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Category: Versions

Azure Data Studio November 2020 Release

Alan Yu announces the November 2020 release of Azure Data Studio:

Another feature request was to provide support for parameters in a notebook. Parameterization is the ability to execute the same notebook with different parameters.

With this release of Azure Data Studio, users will now be able to utilize Papermill’s ability to parameterize, execute, and store notebooks. By stating the parameters cell as the first code cell in your notebook, it ensures that the injected parameters in the outputted parameterized notebook will be placed directly after the original parameters cell. That way the parameterized notebook will utilize the newly injected parameters instead of the original parameters cell.

Users can utilize Papermill CLI as well as the Python API  to pass in a new set of parameters quickly and efficiently as shown below.

That does look interesting.

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Downgrading SQL Server on Linux

Sreekanth Bandarla wants to roll back cumulative updates on Linux:

Of course you can get this info from SQL or several other ways in Linux. Okay, now we know we got SQL Server 2019 CU5 running on this server to work with. Let’s just assume CU5 broke something in my database and I want to go back to CU4. How do I do that?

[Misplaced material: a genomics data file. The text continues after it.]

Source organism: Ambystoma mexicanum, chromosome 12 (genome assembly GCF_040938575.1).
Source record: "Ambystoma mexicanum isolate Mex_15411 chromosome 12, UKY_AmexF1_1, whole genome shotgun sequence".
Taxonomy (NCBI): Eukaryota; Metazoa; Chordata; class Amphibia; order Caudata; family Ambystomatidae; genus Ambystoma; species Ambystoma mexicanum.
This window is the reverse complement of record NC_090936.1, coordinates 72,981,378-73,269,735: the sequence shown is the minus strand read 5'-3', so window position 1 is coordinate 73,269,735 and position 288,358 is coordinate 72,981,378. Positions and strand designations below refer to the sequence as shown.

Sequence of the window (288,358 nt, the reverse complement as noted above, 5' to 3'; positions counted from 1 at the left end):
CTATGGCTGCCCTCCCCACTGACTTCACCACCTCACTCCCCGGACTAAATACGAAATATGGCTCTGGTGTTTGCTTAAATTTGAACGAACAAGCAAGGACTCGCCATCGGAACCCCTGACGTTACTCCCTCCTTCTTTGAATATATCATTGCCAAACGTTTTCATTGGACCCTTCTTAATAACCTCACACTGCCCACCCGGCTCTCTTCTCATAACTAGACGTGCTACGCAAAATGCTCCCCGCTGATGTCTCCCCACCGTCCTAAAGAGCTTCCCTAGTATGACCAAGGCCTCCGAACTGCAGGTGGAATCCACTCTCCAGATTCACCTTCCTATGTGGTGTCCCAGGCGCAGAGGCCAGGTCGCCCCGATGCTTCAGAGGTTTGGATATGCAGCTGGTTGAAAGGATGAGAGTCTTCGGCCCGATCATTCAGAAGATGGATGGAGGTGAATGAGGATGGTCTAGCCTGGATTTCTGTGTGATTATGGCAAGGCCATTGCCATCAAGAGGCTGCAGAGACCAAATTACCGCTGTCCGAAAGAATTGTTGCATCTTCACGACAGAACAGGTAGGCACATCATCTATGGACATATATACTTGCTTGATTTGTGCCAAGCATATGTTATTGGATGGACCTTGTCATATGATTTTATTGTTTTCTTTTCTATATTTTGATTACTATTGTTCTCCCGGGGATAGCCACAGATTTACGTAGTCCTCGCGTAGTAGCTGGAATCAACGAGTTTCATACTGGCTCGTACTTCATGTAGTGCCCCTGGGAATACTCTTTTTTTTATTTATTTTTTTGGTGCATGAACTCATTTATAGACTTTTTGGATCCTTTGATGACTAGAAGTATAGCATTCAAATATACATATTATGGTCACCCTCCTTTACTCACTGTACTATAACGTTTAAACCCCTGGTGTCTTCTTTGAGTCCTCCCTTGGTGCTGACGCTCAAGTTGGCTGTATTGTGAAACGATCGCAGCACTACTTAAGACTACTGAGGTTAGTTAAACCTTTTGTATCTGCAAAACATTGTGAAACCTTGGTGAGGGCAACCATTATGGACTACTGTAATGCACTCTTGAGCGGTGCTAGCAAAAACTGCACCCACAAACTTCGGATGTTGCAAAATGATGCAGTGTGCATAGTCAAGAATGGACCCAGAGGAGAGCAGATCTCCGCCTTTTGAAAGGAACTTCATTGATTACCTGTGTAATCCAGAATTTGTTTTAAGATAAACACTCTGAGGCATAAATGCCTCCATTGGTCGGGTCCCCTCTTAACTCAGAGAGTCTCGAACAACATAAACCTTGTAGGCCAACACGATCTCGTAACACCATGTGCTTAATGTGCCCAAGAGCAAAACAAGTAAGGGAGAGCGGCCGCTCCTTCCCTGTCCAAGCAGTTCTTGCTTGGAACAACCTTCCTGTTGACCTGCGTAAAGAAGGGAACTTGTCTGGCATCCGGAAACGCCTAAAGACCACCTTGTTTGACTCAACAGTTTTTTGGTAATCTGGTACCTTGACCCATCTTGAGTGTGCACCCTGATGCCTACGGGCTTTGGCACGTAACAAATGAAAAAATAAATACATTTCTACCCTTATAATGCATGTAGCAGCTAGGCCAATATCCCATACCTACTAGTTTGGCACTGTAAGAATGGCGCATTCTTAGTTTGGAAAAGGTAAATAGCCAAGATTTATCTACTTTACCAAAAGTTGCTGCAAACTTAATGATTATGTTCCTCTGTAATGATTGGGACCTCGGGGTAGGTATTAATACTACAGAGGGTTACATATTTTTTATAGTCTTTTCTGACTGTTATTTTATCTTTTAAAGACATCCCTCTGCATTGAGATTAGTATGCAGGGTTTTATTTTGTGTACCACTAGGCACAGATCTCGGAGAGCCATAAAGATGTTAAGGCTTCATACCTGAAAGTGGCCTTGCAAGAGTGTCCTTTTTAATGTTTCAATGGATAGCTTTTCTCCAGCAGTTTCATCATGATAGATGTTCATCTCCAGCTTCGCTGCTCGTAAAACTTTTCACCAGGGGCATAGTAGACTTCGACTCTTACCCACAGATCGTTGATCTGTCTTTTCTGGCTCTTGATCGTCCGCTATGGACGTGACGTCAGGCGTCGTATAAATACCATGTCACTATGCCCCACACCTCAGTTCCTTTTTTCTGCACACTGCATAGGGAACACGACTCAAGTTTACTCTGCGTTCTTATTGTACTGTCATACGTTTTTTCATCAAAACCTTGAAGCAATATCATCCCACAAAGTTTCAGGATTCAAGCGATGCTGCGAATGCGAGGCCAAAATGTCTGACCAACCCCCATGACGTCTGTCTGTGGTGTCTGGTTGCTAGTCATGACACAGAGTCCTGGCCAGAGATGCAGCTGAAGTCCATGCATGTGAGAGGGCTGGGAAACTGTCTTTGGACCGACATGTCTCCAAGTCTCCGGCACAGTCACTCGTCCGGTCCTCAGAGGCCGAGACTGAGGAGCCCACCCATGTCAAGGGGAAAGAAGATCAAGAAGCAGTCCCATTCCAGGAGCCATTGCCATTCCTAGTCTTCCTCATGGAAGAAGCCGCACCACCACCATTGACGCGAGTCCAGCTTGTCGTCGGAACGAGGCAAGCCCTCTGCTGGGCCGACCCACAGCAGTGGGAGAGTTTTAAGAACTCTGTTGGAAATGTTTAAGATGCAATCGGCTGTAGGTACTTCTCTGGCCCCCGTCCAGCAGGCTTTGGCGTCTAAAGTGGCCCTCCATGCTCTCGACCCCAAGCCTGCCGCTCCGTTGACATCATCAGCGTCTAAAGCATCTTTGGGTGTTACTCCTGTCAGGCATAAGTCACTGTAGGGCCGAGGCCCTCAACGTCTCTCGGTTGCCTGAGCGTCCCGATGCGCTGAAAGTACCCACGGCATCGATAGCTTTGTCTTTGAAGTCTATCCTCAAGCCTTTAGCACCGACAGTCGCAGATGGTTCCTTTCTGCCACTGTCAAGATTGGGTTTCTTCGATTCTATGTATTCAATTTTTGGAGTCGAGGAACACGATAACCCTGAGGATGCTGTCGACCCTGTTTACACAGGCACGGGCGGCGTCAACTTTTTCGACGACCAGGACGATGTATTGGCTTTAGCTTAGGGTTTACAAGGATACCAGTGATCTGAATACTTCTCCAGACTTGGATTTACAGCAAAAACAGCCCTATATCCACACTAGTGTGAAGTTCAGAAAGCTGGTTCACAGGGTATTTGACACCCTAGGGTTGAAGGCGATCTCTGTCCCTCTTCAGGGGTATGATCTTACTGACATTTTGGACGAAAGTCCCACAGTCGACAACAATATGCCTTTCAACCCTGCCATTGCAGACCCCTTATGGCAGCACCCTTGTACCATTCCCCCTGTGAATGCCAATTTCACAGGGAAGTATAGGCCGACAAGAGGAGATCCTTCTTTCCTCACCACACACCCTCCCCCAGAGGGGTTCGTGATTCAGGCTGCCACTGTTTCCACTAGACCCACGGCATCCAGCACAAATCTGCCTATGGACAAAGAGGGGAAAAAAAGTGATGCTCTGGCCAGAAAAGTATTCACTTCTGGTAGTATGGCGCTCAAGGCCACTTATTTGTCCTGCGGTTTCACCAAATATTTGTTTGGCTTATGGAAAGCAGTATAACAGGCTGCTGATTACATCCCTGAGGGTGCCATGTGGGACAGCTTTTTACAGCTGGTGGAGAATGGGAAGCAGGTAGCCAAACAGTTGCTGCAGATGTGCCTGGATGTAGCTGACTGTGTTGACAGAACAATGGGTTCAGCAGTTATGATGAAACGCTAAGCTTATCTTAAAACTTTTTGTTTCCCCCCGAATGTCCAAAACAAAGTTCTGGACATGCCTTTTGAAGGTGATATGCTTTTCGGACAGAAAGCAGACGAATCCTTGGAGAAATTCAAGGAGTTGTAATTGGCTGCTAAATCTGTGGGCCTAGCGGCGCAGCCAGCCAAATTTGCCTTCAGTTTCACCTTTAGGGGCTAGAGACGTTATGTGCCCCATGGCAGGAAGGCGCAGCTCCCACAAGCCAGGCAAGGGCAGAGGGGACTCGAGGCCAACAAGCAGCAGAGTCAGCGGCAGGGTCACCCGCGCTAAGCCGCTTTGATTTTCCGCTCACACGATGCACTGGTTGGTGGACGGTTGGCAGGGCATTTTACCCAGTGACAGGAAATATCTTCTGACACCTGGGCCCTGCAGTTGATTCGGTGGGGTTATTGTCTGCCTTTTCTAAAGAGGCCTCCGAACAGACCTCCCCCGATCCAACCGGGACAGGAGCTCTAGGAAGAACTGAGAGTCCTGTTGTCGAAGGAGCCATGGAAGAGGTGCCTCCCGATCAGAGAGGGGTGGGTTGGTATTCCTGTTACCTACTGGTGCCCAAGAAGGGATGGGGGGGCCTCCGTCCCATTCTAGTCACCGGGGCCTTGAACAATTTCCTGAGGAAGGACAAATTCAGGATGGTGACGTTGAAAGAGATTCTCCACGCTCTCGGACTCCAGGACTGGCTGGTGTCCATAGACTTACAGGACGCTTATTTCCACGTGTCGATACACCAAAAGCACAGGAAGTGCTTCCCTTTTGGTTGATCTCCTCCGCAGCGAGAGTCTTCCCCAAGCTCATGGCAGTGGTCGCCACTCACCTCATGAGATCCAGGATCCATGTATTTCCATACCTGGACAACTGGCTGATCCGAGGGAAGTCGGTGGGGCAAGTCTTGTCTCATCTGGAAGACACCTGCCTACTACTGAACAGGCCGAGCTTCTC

Click through to see how to do this for Red Hat (or any system using yum). Debian-based don’t have a downgrade option, but you can use apt-get install mssql-server=[version number] instead.

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Finding and Downloading SQL Server Updates

Andy Levy combines dbatools and KBUpdate:

Another of Chrissy LeMaire’s (blog | twitter) projects is KBUpdate. Compared to dbatools it’s a pretty compact module, but it’s incredibly useful – it’ll seek out information about KB updates and even download them for you! She’s also rolled these functions into dbatools for convenience, so we don’t need to install or import that module separately.

Read on to see how Andy ties it all together.

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The Tuple Mover in SQL Server 2019

Taryn Pratt gives us closure on an issue from a few months back:

I suggest reading my other post first, it’ll only take a few minutes. I’ll wait…

However, if you really don’t want to read it, here’s a quick recap on the initial issue.

In early February 2020, a lot of data was deleted from some clustered columnstore indexes in our PRIZM database. Some of the tables were rebuilt, but 11 tables weren’t since we don’t have maintenance windows, and that would involve downtime. The rebuilds would happen once we upgraded to SQL Server 2019, to take advantage of the ability to rebuild those columnstore indexes online.

Taryn now has the full story and I recommend giving it a read.

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Apache Flink 1.1.0 Released

Marta Paes announces Apache Flink version 1.11: